Faced with chronic staffing shortages in the city’s legal workforce, Mayor Eric Adams launched an innovative program designed to enable junior attorneys from law firms to serve one-year appointments in the legal departments of city agencies. Under the fellowship, the attorneys will continue to be employed by and paid by their firms, but serve New Yorkers as full-time city employees “on the dime of the law firms,” the mayor said.
“Here in the city, we’re not just talking about problems, but solving them,” Adams said. “The Legal Fellows Program will strengthen the partnership between the private and public sectors; lay the groundwork for a lifetime of civic support and engagement; and help put the talents of these dedicated lawyers to work by addressing some of the biggest challenges facing New Yorkers.”
He ticked off the major challenges that his administration has faced including the COVID-19 pandemic and monkeypox, and most recently the influx of asylum seekers sent to the city from Texas and Florida.
“I really want to commend the corporation counsel and our entire legal team, how they have burned the midnight oil to come up with these real answers in real time, in our morning briefings, being prepared in the courtrooms, and executing a very clear plan on how to protect the citizens of this city,” Adams said, comparing the work experience gained by the fellows to service in the Peace Corps. “Having young attorneys at the beginning of their legal careers come into government to provide a public service in a public sector environment, it can only help develop their full personhood as attorneys. It’s a win-win. We’re excited about it.”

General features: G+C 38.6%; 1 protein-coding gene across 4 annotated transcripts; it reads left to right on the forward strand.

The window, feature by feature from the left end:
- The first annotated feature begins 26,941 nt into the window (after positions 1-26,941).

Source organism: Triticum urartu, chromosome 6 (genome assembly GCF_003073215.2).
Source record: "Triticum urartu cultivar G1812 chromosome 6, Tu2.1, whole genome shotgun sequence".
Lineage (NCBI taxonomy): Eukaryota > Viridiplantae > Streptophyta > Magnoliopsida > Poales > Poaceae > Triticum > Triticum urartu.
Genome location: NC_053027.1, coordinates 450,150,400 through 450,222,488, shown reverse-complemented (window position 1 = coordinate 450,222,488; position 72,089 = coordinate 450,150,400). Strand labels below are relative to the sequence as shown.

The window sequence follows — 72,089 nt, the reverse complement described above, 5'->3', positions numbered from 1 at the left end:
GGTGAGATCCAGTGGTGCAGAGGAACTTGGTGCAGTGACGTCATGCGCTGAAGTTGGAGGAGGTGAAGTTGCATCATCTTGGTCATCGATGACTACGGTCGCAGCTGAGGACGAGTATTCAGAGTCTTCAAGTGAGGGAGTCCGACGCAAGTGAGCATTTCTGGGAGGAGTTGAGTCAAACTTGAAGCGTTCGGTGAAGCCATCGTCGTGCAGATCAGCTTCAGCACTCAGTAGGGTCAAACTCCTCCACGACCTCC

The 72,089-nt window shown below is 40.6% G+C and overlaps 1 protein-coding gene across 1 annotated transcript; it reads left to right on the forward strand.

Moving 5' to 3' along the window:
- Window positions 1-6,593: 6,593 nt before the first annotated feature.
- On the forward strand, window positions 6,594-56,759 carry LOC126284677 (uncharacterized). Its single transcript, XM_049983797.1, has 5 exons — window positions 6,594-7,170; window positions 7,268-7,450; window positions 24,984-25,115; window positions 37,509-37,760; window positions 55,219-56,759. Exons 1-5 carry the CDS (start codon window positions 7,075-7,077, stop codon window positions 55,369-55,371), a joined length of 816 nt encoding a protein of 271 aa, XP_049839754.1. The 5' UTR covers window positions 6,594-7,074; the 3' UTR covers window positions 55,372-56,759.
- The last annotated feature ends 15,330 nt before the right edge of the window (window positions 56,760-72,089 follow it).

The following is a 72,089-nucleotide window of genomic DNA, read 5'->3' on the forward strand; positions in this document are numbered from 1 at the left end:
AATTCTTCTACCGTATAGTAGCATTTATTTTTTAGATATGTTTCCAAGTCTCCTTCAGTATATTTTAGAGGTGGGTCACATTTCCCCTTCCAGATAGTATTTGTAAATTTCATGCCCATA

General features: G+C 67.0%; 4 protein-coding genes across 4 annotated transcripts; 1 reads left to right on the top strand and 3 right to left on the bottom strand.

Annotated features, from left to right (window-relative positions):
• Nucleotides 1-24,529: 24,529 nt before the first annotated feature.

The new initiative was developed by City Hall chief counsel Brendan McGuire.
“The city has never needed lawyers as much as it does today. There are currently hundreds of lawyer positions vacant, and the city’s lawyers at the Law Department and within its agencies do incredible work, every day, even though they are shorthanded,” McGuire said. “ The city is aiming to deepen its relationship with lawyers in private practice who are seeking purpose-driven work and to develop the next generation of lawyer leaders committed to city service. We’re excited to plug these attorneys into the challenging and rewarding work we’re doing for New Yorkers, and, more broadly, to expand the partnership between this administration and the private bar.”
Firms that are planning to participate in the Legal Fellows Program include Paul Weiss; Kirkland & Ellis LLP; O’Melveny; Ropes & Gray; Shearman & Sterling; Simpson Thatcher; Willkie Farr & Gallagher; and King & Spalding.
During the ’90s, King & Spalding partner Randy Masto served in the Giuliani administration as chief of staff and deputy mayor for operations.
“I used to have the office right down the hall here. I know the value of public service, but I also know in the private sector we have an obligation to give back,” Mastro said. “We appreciate the challenges ahead on crime, on gun violence, on homelessness, on asylum seeking, on issues relating to the environment and civil rights, on bringing the city back from COVID and bringing people back to the office. To be a part of this brings back a lot of fond memories of public service and how we will be able to share it with some of our young lawyers.”